HARTFORD, CT—He wouldn’t handicap the chances of the General Assembly approving an increase in the minimum wage this year, but Senate President Martin Looney, D-New Haven, said he wouldn’t give up the fight because “it’s the right thing to do.”
“Raising a sufficient minimum wage in the state is not at all a luxury,” Looney said. “It is not a mere convenience. It is critically important for thousands upon thousands of Connecticut families.”
Last month, Connecticut’s minimum wage increased to $10.10 an hour, but advocates and labor unions have been pushing for $15 an hour.
However, the composition of lawmakers in the House and the Senate isn’t exactly favorable to passage. With a split Senate and a House where the majority of Democrats is so small that all it would take is four votes to defeat a measure, it won’t be easy to get a controversial proposal like a minimum wage hike across the finish line.
“There’s always a challenge, but I’ve been here long enough to know you keep fighting until you get across the finish line,” Looney said.
Leadership in the House is also keeping an open mind about the proposal.
“There is clearly significant support for moving on an increase this session, and we will know in the next few months if that translates into the votes needed to pass the full legislature,” House Speaker Joe Aresimowicz, D-Berlin, said.
A spokeswoman for Democratic Gov. Dannel P. Malloy wouldn’t say exactly whether the governor would support the proposal, but sent a supportive statement.
“Governor Malloy is supportive of predictable, incremental, and consistent increases in the minimum wage,” Meg Green, a spokeswoman for Malloy, said.
Looney said Thursday’s public hearing is the first chance to hear about the proposal, which would phase in an increase so that it reaches $15 an hour in 2022 and then is indexed to inflation in the future.
He said indexing future increases “is a pragmatic way to reach out to those who have had doubts in the past about supporting the legislation.”
At a Capitol press conference Thursday, advocates said the gradual increase to $15 an hour minimum wage would allow Connecticut to keep pace with other states and cities throughout the nation. New York state has already passed legislation to incrementally raise the minimum wage to $15 an hour by 2022 in most parts of the state. California and Washington D.C. have also enacted gradual increases to $15 an hour.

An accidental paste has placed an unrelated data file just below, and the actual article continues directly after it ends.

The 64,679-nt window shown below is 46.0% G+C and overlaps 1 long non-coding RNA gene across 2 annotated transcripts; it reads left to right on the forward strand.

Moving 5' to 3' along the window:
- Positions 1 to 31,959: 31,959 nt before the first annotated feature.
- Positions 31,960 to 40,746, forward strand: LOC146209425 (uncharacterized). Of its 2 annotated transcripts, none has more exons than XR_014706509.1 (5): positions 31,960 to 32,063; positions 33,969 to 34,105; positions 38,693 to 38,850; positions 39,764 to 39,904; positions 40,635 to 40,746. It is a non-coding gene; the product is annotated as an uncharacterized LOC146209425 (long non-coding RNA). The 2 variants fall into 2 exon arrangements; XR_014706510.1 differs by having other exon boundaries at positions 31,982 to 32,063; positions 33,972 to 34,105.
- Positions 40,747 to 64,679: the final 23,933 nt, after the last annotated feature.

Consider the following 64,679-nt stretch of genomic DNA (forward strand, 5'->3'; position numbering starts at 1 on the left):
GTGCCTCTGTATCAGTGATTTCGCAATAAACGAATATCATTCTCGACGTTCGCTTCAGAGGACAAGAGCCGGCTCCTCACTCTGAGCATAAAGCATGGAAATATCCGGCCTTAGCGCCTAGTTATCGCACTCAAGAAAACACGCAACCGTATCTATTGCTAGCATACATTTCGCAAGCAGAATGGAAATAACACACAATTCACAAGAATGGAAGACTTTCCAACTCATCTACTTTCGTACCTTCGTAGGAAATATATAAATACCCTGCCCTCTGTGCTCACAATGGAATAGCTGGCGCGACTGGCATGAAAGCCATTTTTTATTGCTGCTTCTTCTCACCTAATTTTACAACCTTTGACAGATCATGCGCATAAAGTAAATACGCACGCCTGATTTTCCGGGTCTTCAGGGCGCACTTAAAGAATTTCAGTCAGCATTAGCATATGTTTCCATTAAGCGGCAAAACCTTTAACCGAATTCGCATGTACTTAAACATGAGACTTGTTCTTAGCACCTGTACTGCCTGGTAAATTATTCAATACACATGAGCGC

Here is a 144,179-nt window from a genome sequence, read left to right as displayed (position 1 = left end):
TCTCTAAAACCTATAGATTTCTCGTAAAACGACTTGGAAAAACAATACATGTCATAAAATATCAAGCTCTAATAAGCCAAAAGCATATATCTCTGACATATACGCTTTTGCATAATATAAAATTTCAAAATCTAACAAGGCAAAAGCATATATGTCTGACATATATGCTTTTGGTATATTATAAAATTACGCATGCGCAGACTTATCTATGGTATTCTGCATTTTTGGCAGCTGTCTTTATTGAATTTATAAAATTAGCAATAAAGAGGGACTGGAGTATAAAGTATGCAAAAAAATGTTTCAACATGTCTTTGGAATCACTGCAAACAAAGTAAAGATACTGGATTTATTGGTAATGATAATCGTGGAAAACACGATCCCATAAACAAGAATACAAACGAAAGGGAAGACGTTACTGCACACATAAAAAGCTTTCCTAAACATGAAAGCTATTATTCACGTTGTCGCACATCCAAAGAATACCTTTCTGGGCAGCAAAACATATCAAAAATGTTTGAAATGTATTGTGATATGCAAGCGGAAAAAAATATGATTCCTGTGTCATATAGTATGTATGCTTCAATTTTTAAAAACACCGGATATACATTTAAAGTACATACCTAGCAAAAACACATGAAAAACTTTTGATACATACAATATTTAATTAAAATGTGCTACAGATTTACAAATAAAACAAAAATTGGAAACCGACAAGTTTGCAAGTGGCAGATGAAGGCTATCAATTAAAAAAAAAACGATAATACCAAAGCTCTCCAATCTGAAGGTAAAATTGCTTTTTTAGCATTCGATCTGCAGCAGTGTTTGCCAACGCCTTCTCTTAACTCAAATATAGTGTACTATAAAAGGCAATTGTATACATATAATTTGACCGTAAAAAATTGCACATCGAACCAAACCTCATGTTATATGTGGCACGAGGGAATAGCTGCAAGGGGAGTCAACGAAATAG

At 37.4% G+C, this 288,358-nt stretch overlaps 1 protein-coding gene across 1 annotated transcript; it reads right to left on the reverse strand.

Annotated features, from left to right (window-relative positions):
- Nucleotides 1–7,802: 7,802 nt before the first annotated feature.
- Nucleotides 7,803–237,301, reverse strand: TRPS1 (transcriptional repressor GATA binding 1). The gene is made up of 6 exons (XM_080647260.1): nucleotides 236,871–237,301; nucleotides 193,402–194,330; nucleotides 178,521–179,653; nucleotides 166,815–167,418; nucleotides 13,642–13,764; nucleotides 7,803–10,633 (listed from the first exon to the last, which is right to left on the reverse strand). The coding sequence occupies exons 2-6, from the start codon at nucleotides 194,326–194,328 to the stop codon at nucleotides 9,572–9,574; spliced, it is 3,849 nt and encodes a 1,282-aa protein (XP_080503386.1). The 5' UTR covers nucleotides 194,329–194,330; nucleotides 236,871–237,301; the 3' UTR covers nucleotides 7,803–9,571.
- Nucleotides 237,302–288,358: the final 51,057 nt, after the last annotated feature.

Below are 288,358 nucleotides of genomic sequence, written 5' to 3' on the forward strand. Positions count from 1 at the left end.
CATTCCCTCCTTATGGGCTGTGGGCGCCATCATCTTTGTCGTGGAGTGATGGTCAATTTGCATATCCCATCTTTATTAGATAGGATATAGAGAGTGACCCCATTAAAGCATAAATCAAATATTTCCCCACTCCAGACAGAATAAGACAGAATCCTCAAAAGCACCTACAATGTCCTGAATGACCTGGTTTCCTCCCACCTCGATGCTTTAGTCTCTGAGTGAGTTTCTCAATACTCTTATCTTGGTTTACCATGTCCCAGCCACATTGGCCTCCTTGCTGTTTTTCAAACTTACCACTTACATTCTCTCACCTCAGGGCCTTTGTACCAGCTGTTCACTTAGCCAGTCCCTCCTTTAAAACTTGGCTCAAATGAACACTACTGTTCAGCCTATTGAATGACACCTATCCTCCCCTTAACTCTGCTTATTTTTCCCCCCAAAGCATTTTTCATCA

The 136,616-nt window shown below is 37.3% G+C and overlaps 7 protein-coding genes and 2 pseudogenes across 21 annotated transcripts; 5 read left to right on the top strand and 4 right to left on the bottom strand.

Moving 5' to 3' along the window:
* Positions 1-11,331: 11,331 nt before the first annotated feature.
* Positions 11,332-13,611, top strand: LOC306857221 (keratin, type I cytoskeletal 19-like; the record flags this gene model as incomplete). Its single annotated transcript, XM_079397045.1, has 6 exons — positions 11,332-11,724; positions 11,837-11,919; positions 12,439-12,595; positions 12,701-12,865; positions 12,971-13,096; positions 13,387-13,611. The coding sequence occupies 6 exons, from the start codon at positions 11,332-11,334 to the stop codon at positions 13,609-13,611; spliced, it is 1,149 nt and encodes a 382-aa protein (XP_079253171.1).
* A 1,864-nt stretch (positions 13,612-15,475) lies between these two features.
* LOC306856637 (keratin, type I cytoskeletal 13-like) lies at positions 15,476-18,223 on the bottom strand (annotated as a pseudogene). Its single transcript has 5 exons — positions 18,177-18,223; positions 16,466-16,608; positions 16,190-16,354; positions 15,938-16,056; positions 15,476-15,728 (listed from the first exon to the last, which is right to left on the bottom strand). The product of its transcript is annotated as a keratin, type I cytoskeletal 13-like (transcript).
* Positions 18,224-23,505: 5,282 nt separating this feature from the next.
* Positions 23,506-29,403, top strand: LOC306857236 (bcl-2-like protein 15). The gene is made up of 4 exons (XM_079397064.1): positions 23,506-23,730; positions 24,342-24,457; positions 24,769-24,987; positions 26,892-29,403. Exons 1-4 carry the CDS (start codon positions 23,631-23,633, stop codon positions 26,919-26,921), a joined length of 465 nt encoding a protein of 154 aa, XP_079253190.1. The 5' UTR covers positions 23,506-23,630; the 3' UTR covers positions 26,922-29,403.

The Connecticut Low-Wage Employer Advisory Board reported in December 2016 that at least 20 percent of Connecticut’s workforce or 336,000 workers currently earn less than $15 an hour.
The typical minimum wage worker in Connecticut is a woman in her 30s with children.
“For parents trying to make ends meet. For single parents working two or three jobs, just to provide basic necessities for their children there may be no more important issue than earning a fair and adequate wage,” Looney said.
A report from Connecticut Voices for Children found that since 2001, the share of private-sector jobs in low-wage industries in Connecticut has increased by 20 percent, while the share of private-sector jobs in high-wage industries has decreased by 13 percent. In addition, 44 percent of private sector growth since 2010 has been in low-wage industries.
But business organizations like the National Federation of Independent Business say increasing the minimum wage will deter employers from hiring additional people and will scare off those considering opening up shop in Connecticut.
“Our economic reality is that the small business community would be crushed by an increase of that magnitude and the very people that proponents of this measure claim to seek to protect would be unemployed if it were ever to become law,” National Federation of Independent Business Connecticut State Director Andrew Markowski said.
The Connecticut Business and Industry Association is also opposed to a minimum wage hike. It pointed out that over the past eight months Connecticut has lost 13,000 jobs and that increasing the cost of doing business is not going to help.
“It’s critical that lawmakers refrain from enacting legislation that makes the cost of hiring more expensive,” Eric Gjede, counsel for the Connecticut Business and Industry, said.
Rep. Robyn Porter, D-New Haven, said an increase in the minimum wage will help keep these workers from being subsidized by the government. She said many of the workers end up being subsidized for food stamps and Medicaid.
Porter said her constituents are “hoping and praying” this is the year the state approves another minimum wage increase.
“It’s common sense legislation,” Porter said.
She said it’s not fair to the taxpayers of Connecticut that they have to subsidize large, profitable corporations that don’t pay their employees a living wage.